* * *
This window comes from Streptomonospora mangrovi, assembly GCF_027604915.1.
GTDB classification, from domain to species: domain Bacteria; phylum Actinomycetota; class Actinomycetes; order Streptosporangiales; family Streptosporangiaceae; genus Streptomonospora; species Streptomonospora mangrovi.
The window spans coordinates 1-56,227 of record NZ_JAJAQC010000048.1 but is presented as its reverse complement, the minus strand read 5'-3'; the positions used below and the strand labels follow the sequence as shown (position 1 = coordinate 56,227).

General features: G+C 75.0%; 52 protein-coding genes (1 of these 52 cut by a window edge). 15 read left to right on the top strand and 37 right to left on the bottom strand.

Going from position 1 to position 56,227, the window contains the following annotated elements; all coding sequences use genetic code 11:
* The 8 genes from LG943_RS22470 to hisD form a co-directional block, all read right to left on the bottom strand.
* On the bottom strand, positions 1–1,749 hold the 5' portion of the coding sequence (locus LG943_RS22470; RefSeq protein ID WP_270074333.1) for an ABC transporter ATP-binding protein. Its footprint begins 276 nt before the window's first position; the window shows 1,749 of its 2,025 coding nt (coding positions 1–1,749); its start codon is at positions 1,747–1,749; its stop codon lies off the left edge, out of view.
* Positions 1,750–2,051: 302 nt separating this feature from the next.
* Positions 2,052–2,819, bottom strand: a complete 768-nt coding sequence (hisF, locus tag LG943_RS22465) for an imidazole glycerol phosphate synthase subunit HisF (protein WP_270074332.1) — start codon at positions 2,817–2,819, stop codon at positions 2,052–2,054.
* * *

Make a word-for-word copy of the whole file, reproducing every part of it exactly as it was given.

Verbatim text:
This window comes from Streptomonospora mangrovi, assembly GCF_027604915.1.
GTDB classification, from domain to species: domain Bacteria; phylum Actinomycetota; class Actinomycetes; order Streptosporangiales; family Streptosporangiaceae; genus Streptomonospora; species Streptomonospora mangrovi.
The window spans coordinates 1-56,227 of record NZ_JAJAQC010000048.1 but is presented as its reverse complement, the minus strand read 5'-3'; the positions used below and the strand labels follow the sequence as shown (position 1 = coordinate 56,227).

General features: G+C 75.0%; 52 protein-coding genes (1 of these 52 cut by a window edge). 15 read left to right on the top strand and 37 right to left on the bottom strand.

Going from position 1 to position 56,227, the window contains the following annotated elements; all coding sequences use genetic code 11:
* The 8 genes from LG943_RS22470 to hisD form a co-directional block, all read right to left on the bottom strand.
* On the bottom strand, positions 1–1,749 hold the 5' portion of the coding sequence (locus LG943_RS22470; RefSeq protein ID WP_270074333.1) for an ABC transporter ATP-binding protein. Its footprint begins 276 nt before the window's first position; the window shows 1,749 of its 2,025 coding nt (coding positions 1–1,749); its start codon is at positions 1,747–1,749; its stop codon lies off the left edge, out of view.
* Positions 1,750–2,051: 302 nt separating this feature from the next.
* Positions 2,052–2,819, bottom strand: a complete 768-nt coding sequence (hisF, locus tag LG943_RS22465) for an imidazole glycerol phosphate synthase subunit HisF (protein WP_270074332.1) — start codon at positions 2,817–2,819, stop codon at positions 2,052–2,054.